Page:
Ahead of Sunday's Jerusalem Day celebrations in the capital, the police informed photographers covering the events that they could only do so from designated areas surrounded by security services, the Israeli media watchdog the Seventh Eye reported.
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The central event of the day's celebrations, the march through the Old city – including its Muslim Quarter – known as the Flag March, would only be covered from four pens erected along the route of the march, which the police called "communications areas."
"We will be kept in a closed area and they will take us wherever they want and whenever they want," one photographer told the Seventh Eye. "And there's nothing we can do about it because they use the excuse of national security or public safety."
The practice of quarantining photographers was initiated at last year's Jerusalem Day events, after clashes between police and photographers the previous year. Photographers say that there's nothing new about the police's methods, which are part of a trend that has been developing since the second intifada.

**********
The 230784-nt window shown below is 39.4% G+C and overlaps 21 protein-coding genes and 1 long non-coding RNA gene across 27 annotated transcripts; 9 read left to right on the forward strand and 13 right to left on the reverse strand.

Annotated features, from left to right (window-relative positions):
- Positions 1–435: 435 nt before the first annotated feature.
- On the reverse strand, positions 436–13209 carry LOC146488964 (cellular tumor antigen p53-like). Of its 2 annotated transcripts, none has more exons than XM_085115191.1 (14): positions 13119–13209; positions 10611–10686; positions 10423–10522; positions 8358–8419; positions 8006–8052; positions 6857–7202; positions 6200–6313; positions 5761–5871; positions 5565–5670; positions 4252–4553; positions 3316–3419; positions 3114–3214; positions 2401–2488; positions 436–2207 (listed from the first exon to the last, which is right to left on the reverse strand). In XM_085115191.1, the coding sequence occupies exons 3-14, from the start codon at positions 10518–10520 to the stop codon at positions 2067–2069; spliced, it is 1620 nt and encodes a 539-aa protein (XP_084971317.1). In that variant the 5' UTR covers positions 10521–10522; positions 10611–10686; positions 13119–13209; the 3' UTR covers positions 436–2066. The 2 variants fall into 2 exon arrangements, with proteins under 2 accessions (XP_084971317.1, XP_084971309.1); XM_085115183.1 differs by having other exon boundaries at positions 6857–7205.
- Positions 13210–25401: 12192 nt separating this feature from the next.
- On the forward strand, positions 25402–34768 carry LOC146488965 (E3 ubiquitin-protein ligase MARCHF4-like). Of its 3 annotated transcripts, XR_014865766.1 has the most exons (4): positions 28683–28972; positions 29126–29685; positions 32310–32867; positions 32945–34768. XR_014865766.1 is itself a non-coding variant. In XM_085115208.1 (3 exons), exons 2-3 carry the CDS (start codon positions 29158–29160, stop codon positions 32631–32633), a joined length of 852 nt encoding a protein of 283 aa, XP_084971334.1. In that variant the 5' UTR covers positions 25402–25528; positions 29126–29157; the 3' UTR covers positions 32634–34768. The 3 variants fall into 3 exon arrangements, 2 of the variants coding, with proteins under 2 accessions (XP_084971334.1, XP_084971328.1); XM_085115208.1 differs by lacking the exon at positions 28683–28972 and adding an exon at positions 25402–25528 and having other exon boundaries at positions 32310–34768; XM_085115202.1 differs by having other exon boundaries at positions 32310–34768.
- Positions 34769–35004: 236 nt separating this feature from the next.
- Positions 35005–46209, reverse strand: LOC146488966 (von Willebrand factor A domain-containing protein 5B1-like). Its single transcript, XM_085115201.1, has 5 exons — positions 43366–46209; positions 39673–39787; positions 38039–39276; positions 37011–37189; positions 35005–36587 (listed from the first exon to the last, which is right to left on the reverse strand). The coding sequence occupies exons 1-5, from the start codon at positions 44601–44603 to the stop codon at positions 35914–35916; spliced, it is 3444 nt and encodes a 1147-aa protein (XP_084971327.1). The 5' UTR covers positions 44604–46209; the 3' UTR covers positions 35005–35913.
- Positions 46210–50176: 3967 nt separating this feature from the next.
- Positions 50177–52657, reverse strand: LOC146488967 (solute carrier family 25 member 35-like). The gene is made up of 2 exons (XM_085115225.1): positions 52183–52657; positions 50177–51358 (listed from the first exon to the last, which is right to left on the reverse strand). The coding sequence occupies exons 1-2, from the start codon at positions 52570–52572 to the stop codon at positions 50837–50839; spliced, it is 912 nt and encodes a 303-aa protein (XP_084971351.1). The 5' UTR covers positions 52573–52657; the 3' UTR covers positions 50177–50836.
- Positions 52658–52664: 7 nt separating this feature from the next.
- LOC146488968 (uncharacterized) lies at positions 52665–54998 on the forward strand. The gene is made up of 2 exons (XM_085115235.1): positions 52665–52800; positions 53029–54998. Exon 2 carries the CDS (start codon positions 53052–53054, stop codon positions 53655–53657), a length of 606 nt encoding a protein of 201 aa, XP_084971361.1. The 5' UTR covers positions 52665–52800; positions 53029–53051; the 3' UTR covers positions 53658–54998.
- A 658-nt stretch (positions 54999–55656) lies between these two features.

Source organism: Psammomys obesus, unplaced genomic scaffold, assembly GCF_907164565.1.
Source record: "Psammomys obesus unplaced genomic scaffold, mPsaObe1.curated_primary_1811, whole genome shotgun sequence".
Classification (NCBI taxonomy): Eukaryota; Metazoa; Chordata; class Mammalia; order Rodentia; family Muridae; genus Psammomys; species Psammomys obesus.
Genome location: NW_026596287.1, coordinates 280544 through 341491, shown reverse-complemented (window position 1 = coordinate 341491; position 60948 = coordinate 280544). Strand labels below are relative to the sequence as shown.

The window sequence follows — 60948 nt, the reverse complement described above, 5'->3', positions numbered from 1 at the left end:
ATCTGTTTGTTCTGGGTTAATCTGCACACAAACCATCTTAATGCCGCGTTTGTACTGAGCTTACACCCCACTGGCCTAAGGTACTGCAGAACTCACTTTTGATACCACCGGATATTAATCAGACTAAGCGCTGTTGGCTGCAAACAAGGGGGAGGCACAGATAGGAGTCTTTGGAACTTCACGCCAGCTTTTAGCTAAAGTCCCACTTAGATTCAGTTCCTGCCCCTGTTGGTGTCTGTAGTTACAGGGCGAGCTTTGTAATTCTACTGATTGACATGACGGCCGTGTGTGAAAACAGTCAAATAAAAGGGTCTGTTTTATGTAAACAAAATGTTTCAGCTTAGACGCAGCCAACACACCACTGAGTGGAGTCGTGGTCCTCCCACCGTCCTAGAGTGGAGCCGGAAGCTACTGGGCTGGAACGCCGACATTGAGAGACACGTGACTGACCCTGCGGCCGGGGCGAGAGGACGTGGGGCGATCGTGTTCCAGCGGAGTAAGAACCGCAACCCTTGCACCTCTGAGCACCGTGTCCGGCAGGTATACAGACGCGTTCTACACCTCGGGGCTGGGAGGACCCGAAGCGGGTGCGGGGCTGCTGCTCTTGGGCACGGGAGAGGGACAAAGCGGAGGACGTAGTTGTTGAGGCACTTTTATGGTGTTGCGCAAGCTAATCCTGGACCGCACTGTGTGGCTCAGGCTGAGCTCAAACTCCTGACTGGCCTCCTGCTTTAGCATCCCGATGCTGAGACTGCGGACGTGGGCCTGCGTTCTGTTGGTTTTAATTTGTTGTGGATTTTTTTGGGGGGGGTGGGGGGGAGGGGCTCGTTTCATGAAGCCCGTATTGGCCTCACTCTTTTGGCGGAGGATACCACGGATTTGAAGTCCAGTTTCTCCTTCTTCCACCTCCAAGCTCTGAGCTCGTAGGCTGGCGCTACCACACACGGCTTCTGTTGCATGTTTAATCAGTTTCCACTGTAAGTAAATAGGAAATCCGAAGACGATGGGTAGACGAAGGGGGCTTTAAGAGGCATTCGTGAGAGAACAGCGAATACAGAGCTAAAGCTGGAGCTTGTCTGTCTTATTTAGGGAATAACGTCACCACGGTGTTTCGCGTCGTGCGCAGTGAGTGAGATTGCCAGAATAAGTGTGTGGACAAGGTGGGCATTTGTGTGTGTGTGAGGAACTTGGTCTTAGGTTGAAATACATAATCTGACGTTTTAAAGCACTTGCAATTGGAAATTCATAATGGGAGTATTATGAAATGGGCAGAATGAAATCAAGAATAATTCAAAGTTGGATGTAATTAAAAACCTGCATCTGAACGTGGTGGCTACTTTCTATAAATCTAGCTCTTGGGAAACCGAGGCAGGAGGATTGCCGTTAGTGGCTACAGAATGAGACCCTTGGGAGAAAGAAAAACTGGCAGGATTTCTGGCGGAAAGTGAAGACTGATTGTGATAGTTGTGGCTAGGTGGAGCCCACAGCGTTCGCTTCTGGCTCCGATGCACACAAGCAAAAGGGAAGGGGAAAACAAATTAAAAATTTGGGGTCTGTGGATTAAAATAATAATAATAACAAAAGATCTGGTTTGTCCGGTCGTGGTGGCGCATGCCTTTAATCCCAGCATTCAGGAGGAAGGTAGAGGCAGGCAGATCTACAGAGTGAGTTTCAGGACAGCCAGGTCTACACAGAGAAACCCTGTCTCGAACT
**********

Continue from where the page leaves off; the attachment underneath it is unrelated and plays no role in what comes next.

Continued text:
"The Israel Police go to extraordinary lengths to prevent photographers from covering the Jerusalem Day events and interfere with their ability to fully document its handling of and involvement in violent events," a photographer said.
A police spokesman said in response that there was no basis to the claims of the photographers. The police, she added, had simply held a briefing for foreign journalists in Israel during which it explained all the activities that would be undertaken by the police to ensure effective and transparent coverage of the Jerusalem Day events.
"Contrary to the unfounded allegations, secure areas were presented for the good of the photographers; defined areas in central locations from which it will be possible to cover all the events securely.
"It was made clear that the movement of photographers and reporters would not be regulated in the correct balance, as long as it does not interfere with operational deployment."